Show cat

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A show cat (also known as a purebred cat or pedigreed cat) is one that has been judged to be close to the physical ideal for its breed standard at a cat show. Not all pedigreed cats are show cats, many are just pets but the ones with the best conformation and personality are often shown in associations such as the CFA and TICA in the US, the GCCF in the UK or the FiFe in the rest of Europe. Uncommonly, a prize-winning pedigreed show cat can be worth thousands of dollars but most are loved pets. In order to compare examples of breeds and improve stock, cat shows are held where judges evaluate the cats according to a breed standard. Pedigreed cats are often identified with microchip implants.

The Highland Fold cat in a cat show

History[edit]

A common conception is that all pedigreed cats are less healthy than random-bred cats due to inbreeding. The Ascent of Cat Breeds: Genetic Evaluations of Breeds and Worldwide Random-bred Populations by Lipinski et al.[1] showed that pedigreed cats are more inbred than random bred cats. For some breeds such as Singapura and Burmese the genetic diversity is very low and should be addressed. Some breeders take great care to select for the healthiest animals, and this has the potential to reduce the incidence of health issues. An example of this is blindness in the Abyssinian caused by PRA, which have been reduced from 45% to less than 4% in 2008.[2] Many of the worst, like PKD in Persians, Hip Dysplacia in British Shorthairs and Maine Coons, HCM in Maine Coons, Persians, Exotic Shorthair, British Shorthair, Norwegian Forest Cat, Ragdoll and Bengal, are still present in high frequencies. The frequency of HCM in British Shorthairs are 2.1% for females and 20.4% for males.[3] The frequency of Hip Dysplacia in Maine Coons is 36,3% [4] or 30.2%.[5] Some breeders use preventive screening, but no studies documenting possible reductions in prevalences exists. Generally breeds are established using few cats as founders and outcrossing is mostly not allowed. It is also normal that breeds go through population bottlenecks because of the popular sire syndrome. It is quite normal that cats winning in shows are found attractive to breeders and these cats end up being overused and eventually they are present many or perhaps all pedigrees many times. This popupulation structure is addressed in Patterns of molecular genetic variation among cat breeds. Quote - "As a consequence of small effective population sizes, founder effects, and population bottlenecks, cat breeds have become repositories of spontaneous mutations causative of hereditary disease." [6] One example is presence of the HCM causing motation R820W in 30% of all Ragdolls.[7] Breeds have different origins, some are manmade or the result of mutation, while others are found in nature. Some breeds of cat have been created by taking a single tom cat or queen with an unusual physical characteristic that breeds true. The entire Cornish Rex breed can be traced back to a single parent animal with an unusual genetic mutation producing a curly coat. Both the Burmese and Tonkinese breeds can be traced back to a single cat, Wong Mau, which was brought from Burma in the 1930s. Breeders continually strive to eliminate negative characteristics that various cat breeds exhibit as the breeds are developed. There is not really any such thing as a 'purebred' cat since all registered breeds began as random-bred cats. In this case, 'pedigreed' is a more accurate term.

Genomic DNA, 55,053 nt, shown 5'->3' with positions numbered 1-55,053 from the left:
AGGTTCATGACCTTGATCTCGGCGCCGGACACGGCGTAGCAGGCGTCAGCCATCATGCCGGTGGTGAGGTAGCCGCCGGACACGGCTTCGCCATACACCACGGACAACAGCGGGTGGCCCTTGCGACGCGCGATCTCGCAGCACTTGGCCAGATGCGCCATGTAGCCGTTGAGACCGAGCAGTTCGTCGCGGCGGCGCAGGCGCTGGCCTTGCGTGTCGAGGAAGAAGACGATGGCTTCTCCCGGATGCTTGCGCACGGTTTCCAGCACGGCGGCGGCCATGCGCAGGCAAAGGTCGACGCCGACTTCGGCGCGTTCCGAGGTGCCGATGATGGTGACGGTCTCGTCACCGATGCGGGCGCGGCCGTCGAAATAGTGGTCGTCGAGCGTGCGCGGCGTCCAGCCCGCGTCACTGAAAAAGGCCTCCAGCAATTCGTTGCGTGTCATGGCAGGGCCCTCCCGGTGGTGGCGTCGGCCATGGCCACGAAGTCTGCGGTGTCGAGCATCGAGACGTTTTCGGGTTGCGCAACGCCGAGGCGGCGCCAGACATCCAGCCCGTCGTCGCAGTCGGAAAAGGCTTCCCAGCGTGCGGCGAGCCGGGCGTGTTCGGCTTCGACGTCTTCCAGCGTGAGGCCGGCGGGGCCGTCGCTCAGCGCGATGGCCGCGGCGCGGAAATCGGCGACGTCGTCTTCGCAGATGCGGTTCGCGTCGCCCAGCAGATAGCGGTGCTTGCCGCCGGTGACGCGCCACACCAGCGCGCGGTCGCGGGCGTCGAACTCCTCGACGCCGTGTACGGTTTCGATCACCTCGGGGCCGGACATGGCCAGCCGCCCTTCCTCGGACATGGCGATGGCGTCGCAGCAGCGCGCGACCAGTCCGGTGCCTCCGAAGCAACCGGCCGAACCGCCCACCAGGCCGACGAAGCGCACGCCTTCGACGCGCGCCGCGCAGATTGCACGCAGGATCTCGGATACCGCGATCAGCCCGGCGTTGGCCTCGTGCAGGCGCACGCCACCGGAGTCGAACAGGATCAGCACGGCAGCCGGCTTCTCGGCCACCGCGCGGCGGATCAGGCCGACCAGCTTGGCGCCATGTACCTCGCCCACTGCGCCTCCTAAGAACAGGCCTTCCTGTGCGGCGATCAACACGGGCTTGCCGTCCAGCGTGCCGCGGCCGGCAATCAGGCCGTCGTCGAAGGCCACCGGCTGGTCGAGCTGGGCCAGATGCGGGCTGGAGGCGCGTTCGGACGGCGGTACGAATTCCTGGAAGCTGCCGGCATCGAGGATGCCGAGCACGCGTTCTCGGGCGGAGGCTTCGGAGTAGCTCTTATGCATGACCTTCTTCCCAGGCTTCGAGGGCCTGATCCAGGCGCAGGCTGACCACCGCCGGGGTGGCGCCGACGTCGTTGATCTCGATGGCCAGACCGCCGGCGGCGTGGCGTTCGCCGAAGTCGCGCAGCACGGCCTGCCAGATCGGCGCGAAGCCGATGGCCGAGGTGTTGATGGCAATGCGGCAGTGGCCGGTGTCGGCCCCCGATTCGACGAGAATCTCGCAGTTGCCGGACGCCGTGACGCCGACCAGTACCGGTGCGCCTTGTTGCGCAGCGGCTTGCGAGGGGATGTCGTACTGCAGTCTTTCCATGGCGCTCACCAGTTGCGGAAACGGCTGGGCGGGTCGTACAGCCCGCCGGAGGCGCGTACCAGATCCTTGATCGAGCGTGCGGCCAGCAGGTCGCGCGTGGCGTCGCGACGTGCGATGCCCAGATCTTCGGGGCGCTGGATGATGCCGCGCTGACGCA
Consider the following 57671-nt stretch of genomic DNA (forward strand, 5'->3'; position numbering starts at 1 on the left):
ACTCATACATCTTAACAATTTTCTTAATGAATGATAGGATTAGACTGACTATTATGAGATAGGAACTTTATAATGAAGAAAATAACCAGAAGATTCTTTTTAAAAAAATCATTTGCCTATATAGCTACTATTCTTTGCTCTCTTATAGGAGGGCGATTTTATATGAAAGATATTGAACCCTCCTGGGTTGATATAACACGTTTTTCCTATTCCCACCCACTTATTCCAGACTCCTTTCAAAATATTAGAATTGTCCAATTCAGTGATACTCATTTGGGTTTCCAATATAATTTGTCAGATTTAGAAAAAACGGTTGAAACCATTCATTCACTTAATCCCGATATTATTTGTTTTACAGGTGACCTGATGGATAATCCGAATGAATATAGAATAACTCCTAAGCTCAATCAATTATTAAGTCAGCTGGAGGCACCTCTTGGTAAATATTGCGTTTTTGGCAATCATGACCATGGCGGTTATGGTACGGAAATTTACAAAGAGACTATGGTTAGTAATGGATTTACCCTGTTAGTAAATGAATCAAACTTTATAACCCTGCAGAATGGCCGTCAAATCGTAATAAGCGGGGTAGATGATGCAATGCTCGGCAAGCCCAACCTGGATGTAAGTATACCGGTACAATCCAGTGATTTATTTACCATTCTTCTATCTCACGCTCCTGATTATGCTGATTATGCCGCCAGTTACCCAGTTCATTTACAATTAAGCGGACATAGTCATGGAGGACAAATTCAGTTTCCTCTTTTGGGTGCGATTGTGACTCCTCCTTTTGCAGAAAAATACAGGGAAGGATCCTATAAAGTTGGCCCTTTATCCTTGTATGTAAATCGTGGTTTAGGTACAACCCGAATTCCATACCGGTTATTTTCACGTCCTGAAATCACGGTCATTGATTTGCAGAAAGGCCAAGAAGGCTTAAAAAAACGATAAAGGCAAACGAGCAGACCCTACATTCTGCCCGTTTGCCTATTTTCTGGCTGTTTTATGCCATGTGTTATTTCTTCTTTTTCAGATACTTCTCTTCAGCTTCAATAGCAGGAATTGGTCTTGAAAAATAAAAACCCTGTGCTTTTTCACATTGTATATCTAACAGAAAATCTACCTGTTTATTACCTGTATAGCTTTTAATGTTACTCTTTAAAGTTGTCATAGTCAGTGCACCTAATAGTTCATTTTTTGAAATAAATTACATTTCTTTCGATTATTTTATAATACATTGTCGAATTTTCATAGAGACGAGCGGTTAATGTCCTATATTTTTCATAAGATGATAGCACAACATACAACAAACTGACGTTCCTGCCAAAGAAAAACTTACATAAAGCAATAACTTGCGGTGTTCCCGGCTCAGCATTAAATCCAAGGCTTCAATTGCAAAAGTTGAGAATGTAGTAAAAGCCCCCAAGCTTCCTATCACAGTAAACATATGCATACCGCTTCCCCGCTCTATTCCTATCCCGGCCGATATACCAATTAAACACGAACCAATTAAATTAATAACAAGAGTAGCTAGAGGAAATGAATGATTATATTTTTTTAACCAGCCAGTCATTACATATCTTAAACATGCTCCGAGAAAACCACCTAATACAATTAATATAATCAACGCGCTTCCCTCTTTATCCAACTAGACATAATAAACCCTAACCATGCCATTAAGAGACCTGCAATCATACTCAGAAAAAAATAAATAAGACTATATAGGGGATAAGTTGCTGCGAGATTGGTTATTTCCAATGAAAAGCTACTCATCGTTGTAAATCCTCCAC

Cat breeders are continually competing to find the 'ideal' of the breed – the cats that come closest to fitting the breed standard. Because of this, the physical characteristics of a prize-winning show cat have gradually changed in some breeds. This genetic shifting is most obvious in the two oldest, most popular and most distinctive breeds of show cat - the Persian and the Siamese. However, some show cats are naturally occurring breeds that are perpetuated to keep the original look of a cat from a particular region. Examples are the Maine Coon and Turkish Van.

References[edit]

  1. ^ Lipinski, M. J.; Froenicke, L.; Baysac, K. C.; Billings, N. C.; Leutenegger, C. M.; Levy, A. M.; Longeri, M.; Niini, T.; Ozpinar, H.; Slater, M. R.; Pedersen, N. C.; Lyons, L. A. (2008). "The ascent of cat breeds: Genetic evaluations of breeds and worldwide random-bred populations". Genomics 91 (1): 12–21. doi:10.1016/j.ygeno.2007.10.009. PMC 2267438. PMID 18060738.  edit
  2. ^ http://dobzhanskycenter.bio.spbu.ru/pdf/sjop/MS686%20Narfstrom%20.pdf
  3. ^ Granström, S.; Nyberg Godiksen, M. T.; Christiansen, M.; Pipper, C. B.; Willesen, J. T.; Koch, J. (2011). "Prevalence of Hypertrophic Cardiomyopathy in a Cohort of British Shorthair Cats in Denmark". Journal of Veterinary Internal Medicine 25 (4): 866–871. doi:10.1111/j.1939-1676.2011.0751.x. PMID 21736622.  edit
  4. ^ http://www.pawpeds.com/healthprogrammes/hd.html
  5. ^ http://www.offa.org/stats_hip.html
  6. ^ http://www.vetmed.ucdavis.edu/catgenetics/forms/MMR%20Papers/Patterns%20of%20molecular%20genetic%20variation%20among%20cat%20breeds.pdf
  7. ^ Longeri, M.; Ferrari, P.; Knafelz, P.; Mezzelani, A.; Marabotti, A.; Milanesi, L.; Pertica, G.; Polli, M.; Brambilla, P. G.; Kittleson, M.; Lyons, L. A.; Porciello, F. (2013). "Myosin-Binding Protein CDNA Variants in Domestic Cats (A31P, A74T, R820W) and their Association with Hypertrophic Cardiomyopathy". Journal of Veterinary Internal Medicine 27 (2): 275–285. doi:10.1111/jvim.12031. PMC 3602388. PMID 23323744.  edit

See also[edit]